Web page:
Paramount // 1952 // 361 Minutes // Not Rated
Reviewed by Judge Alice Nelson // June 29th, 2011
Lucy: "Give me one good reason Ricky why I can't be in the
Ricky: "Because you have no talent."
Lucy: "Give me another good reason."
For those of you who have been living under a rock or sequestered in a Communist country for the last six decades, I Love Lucy has been a staple in the top tier of television best of lists since it premiered back in 1951. Starring Lucille Ball and real life hubby Desi Arnaz, I Love Lucy managed to transcend racial and generational barriers with shows that had one common denominator: they were funny. Lucy and Ricky were like a couple we could imagine living next door to, friends who could've been a part of our daily lives. The writing wasn't dumbed down for the great unwashed, on the contrary, we were included in on the gag, and with each zany antic that Lucy got herself into we watched, waiting to see how she would get out of the trouble she created. Lucy, Ricky, Ethel and Fred were like family, albeit a dysfunctional one (on your spouse's side of course), a family that became a part of our own families; so much so that even 60 years later we still love Lucy.
The Best of I Love Lucy is a two disc set that includes 14 of the series' most popular episodes which aired between 1952 and 1956. It's sort of like the sample platter at your favorite restaurant, you get a nice assortment to choose from but it's not really a complete meal. The DVD highlights the comedic genius of Lucille Ball and her talented supporting cast that included Desi Arnaz as Ricky Ricardo, Vivian Vance playing Ethel Mertz and William Frawley as the old, crotchety Fred Mertz. Although not a complete selection, the episodes are a fine representation of why I Love Lucy is the iconic television series we know and love today.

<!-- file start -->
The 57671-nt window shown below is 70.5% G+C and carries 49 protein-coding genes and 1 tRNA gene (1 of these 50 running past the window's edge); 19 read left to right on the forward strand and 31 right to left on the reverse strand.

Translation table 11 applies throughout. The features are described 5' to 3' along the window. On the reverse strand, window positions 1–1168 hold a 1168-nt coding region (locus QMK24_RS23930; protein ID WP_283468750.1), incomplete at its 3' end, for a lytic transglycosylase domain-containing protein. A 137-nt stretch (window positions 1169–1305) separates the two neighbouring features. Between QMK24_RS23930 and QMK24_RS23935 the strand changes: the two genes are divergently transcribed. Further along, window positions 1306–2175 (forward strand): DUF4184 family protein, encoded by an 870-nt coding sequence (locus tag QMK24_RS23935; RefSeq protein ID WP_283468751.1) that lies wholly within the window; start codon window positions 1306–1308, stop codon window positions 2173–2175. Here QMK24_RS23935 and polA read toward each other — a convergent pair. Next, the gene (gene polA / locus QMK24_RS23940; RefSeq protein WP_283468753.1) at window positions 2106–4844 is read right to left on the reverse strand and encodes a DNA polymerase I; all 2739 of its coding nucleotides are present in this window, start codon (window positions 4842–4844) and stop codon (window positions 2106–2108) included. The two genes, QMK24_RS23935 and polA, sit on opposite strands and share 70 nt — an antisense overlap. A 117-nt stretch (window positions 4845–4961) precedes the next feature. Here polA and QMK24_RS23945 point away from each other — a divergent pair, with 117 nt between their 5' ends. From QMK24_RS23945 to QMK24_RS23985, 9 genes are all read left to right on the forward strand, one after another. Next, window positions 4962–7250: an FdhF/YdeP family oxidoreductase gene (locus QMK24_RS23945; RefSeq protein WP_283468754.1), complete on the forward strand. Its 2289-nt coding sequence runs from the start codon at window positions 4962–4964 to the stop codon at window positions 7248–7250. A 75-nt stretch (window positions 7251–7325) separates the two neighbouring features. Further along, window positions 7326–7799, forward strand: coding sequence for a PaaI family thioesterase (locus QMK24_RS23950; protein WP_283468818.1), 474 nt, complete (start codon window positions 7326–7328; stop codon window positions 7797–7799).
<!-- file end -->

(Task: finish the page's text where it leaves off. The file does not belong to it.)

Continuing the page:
There are three episodes in The Best of I Love Lucy set that are the series clearest representations of the genius. The first is "Lucy Does a TV Commercial." In it Ricky needs a girl to do a commercial for a television show he's emceeing. Lucy wants, no, she needs to be that girl but of course Ricky says no. When Lucy finagles a way into doing the commercial for a tonic called Vitametavegamin, we get to see Lucy's physical comedic talents at their best. Since the commercial will be broadcast live during the variety show, Lucy has to rehearse her part a few times before the program begins. Unbeknownst to Lucy, and to the director as well, is the fact that this wonder tonic contains 23% alcohol. So when Lucy takes that first spoonful and has to say "...it's so tasty too," the look of abject horror on her face is classic to the core and makes me laugh no matter how many times I've seen it. We've all had to force down some awful tasting concoction at one time or another and we can easily relate to Lucy's discovery that Vitametavegamin is anything but 'tasty.' In that one scene, Lucy is able to project with her face and eyes emotions that most of us find difficult to show with words.